The Cell Wall Matrix
Chemical and morphological structures that comprise the envelope can no longer be dealt with as unrelated entities. The investigator must now ask how these structures interact dynamically—both temporally during their assembly and functionally during their operation. Loretta Leive, Bacterial Membranes and Walls, 1973
Cell walls of prokaryotes aremore than just structural frameworks for the cells. The cell wall in bacteria is a highly complex region that contains different molecular components in addition to the peptidoglycan and the S-layer. In Gram-negative bacteria, the cell wall encompasses an outer membrane that is unique in that it has a highly organized structure and functions as a permeability barrier for many compounds. Varioustypes of ionized molecules are attached to the peptidoglycan of Gram-positive bacteria and they distribute charges within the cell wall as well as at the surface. These extra components have diverse but speciﬁc roles and may even enable bacteria to grow in hostile chemical environments. From various research reports concerning the cell walls of archaea, it can be inferred that these organisms alsocontain molecules in addition to those that are responsible for cell shape and cell stability. This chapter examines the chemical structure and biological functions of polysaccharides, acidic polymers, and proteins in the cell walls of prokaryotes. On the basis of the Gram-staining reaction, two distinct types of prokaryotes are differentiated and analysis of the cell wall of these two groups oforganisms indicates a fundamental difference in chemical composition. Besides providing structural rigidity for both Gram-positive and Gram-negative bacteria, the cell wall has additional functions that include the following: (1) transports nutrients from the environment to the cell membrane; (2) enhances virulence of pathogens by attaching microbial cells to host animal cells through speciﬁc bindingactivities; (3) protects the cell membrane against enzymes, bile salts, and immune proteins that would lead to destruction of the cell; and (4) inﬂuences synthesis of peptidoglycan biosynthesis through the modulation of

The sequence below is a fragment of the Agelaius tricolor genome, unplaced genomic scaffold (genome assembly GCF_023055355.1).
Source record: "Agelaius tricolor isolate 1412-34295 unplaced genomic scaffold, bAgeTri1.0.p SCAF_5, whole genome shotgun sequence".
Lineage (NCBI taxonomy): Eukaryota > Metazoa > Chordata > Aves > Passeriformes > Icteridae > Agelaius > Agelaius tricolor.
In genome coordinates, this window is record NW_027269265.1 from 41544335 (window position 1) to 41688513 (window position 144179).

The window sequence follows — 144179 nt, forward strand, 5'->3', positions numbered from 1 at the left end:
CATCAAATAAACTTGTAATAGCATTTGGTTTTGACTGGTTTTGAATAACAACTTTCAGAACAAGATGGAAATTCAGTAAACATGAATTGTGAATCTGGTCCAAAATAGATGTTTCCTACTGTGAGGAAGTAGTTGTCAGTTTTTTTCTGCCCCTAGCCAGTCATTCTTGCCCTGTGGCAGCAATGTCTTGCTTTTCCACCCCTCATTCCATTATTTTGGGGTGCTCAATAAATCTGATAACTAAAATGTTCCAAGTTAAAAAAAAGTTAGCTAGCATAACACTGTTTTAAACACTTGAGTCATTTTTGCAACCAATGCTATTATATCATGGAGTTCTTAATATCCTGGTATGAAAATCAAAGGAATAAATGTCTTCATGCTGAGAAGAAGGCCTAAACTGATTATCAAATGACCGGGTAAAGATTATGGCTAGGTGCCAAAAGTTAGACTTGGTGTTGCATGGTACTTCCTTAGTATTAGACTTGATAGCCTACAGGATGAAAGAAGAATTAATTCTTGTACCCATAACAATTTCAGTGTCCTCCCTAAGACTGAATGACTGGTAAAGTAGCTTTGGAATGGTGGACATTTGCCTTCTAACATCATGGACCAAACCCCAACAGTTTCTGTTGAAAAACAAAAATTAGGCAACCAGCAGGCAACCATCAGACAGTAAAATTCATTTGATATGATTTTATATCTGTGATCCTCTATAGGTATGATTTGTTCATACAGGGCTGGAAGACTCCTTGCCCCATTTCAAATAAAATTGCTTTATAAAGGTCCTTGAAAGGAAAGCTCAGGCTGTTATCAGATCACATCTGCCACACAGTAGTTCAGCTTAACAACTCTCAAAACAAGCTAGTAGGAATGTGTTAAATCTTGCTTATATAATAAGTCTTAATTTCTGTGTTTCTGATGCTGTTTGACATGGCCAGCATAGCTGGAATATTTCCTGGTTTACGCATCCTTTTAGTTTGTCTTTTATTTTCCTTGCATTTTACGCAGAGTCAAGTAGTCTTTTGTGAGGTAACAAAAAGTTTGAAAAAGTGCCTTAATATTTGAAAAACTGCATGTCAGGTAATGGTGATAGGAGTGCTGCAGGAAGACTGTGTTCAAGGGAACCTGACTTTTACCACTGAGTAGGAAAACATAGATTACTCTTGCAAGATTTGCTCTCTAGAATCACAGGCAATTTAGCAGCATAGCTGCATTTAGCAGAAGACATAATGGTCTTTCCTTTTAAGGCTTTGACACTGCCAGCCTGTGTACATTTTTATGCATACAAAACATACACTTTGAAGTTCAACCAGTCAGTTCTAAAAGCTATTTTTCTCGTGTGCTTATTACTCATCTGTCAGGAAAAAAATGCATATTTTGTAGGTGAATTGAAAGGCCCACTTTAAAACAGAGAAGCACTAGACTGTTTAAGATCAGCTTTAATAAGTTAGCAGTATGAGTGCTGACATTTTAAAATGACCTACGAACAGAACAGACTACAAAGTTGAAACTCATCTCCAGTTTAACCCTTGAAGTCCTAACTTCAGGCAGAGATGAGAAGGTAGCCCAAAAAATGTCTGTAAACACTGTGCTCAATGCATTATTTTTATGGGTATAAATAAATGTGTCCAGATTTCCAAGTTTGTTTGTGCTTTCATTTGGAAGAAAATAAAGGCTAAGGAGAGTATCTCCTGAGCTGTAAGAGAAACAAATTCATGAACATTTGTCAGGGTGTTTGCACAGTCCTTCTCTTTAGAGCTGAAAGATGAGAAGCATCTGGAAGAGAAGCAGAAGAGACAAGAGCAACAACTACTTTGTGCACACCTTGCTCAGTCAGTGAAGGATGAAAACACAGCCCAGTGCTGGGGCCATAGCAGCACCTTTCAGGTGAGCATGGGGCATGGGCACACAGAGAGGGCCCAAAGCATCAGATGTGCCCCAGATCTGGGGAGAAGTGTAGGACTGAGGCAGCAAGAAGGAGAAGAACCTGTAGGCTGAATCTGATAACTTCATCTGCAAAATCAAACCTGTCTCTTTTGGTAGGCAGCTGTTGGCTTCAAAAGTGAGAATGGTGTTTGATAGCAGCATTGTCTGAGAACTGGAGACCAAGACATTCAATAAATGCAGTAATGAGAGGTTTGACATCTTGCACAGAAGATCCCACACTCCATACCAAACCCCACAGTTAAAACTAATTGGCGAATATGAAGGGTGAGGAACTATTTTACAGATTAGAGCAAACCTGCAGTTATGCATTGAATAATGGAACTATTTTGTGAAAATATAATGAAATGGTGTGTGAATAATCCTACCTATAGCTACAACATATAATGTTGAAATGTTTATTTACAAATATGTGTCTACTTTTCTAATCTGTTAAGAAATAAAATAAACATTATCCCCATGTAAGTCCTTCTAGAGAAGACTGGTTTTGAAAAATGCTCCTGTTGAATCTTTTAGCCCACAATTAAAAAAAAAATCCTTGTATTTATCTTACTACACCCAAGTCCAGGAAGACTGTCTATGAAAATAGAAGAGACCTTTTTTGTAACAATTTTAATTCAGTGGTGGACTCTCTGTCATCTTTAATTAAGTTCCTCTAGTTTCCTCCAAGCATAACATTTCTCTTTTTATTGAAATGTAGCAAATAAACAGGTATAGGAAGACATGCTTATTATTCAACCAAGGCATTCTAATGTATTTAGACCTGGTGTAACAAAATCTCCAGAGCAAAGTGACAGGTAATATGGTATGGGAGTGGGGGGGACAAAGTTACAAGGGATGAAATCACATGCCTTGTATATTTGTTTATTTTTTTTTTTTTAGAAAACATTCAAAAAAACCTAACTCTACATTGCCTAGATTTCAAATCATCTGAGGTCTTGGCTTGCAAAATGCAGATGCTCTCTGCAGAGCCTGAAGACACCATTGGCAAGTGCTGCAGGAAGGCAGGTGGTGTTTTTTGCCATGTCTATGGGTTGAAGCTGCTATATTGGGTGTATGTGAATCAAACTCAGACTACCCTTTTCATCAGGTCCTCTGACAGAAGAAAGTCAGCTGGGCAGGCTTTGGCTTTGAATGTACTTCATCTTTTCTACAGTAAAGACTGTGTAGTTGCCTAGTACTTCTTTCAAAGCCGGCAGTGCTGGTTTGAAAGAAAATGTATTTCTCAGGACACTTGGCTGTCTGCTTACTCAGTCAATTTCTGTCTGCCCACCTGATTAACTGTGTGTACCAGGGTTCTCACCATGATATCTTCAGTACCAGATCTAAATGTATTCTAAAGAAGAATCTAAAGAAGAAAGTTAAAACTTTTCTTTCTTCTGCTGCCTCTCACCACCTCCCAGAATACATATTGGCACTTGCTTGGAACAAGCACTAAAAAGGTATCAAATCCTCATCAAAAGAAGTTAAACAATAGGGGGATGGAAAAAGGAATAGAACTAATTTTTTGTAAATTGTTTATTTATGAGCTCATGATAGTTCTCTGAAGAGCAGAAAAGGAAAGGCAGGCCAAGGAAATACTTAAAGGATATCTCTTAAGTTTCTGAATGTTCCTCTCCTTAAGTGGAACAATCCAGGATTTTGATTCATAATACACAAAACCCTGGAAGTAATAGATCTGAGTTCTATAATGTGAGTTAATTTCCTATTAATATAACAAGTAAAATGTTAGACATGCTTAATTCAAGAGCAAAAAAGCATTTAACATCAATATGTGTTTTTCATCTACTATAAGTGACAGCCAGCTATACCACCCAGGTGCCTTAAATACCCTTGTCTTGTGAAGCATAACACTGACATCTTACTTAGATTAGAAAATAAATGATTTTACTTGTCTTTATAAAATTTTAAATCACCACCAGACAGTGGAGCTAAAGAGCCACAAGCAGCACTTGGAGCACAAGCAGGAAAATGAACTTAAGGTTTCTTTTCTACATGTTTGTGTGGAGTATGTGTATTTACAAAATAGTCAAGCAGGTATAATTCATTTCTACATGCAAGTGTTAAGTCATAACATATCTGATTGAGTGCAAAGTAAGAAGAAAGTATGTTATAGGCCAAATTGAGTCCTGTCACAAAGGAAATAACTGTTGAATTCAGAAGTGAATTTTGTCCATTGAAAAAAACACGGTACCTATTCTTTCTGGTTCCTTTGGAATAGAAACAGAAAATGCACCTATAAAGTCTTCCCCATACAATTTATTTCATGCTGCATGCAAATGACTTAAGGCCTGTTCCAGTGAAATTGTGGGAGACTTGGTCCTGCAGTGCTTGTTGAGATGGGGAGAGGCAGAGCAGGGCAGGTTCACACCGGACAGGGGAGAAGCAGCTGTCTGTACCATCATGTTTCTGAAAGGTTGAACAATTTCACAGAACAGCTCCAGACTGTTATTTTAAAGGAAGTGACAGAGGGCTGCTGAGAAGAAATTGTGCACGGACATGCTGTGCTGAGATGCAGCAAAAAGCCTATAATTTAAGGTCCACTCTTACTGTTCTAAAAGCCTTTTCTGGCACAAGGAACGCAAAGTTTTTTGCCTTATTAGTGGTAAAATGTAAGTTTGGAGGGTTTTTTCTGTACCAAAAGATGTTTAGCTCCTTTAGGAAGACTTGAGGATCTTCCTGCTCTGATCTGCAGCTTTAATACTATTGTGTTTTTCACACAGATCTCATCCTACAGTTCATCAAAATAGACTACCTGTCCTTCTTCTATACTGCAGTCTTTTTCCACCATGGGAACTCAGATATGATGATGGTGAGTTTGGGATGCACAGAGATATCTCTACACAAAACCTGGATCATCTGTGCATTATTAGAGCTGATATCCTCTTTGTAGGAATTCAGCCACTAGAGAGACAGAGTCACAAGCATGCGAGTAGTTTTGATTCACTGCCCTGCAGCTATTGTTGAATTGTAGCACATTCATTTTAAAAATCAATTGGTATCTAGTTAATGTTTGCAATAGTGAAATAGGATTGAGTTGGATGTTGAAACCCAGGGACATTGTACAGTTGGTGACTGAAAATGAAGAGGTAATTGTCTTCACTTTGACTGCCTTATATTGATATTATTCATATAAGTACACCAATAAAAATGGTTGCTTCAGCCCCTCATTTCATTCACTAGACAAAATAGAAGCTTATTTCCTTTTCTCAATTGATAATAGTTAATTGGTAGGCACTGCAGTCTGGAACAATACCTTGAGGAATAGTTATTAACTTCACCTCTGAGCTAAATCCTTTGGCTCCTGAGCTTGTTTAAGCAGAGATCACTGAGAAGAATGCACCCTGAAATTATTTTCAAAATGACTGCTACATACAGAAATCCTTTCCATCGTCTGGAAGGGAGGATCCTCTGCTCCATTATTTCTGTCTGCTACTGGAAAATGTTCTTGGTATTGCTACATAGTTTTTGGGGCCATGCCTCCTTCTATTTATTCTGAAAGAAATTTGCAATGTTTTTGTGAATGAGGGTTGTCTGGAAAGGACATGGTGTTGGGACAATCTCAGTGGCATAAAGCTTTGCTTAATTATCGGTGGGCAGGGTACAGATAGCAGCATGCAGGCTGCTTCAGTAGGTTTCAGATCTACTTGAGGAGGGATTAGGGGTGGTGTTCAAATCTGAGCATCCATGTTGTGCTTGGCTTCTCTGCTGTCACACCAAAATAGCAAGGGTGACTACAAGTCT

4.2. Cell Walls of Gram-Positive Bacteria
biosynthetic enzymes and the binding of antibiotics that inhibit peptiglycan formation. To understand the differentmechanisms for achieving these functions, it is crucial to examine the composition of lipids, proteins, and carbohydrates found in the cell walls of prokaryotes. Not only is it important to focus on the polymeric nature of these compounds but it is also necessary to examine the mechanisms that are used by microbes to localize these compounds in the cell wall region.
4.2. Cell Walls ofGram-Positive Bacteria
To detail fully all the structures in the cell wall of a prokaryote would be tedious, and in most instances all molecular components present have not been resolved. There is a continuum of cellular material from the plasma membrane to the surface of the cell, resulting in the cell wall structure being highly inﬁltrated with carbohydrates and proteins. Some investigators refer to thissomewhat diffuse segment of the cell as the cell envelope, which would include the cell wall and the surface materials. As the designation envelope has speciﬁc meaning in virology, it may be best to avoid employing this term when discussing bacteria. While the cell wall region of Grampositive bacteria may appear to be relatively simple on examination by electron microscopy, analytical biologicaland chemical studies reveal that a variety of materials exist in the cell wall region. Like those of bacteria, the cell walls of archaea may also harbor numerous compounds; however, generalizations about the nonstructural segments of archaeal cell walls cannot be made until additional research has been conducted.
Neutral polysaccharides are found in the cell walls of...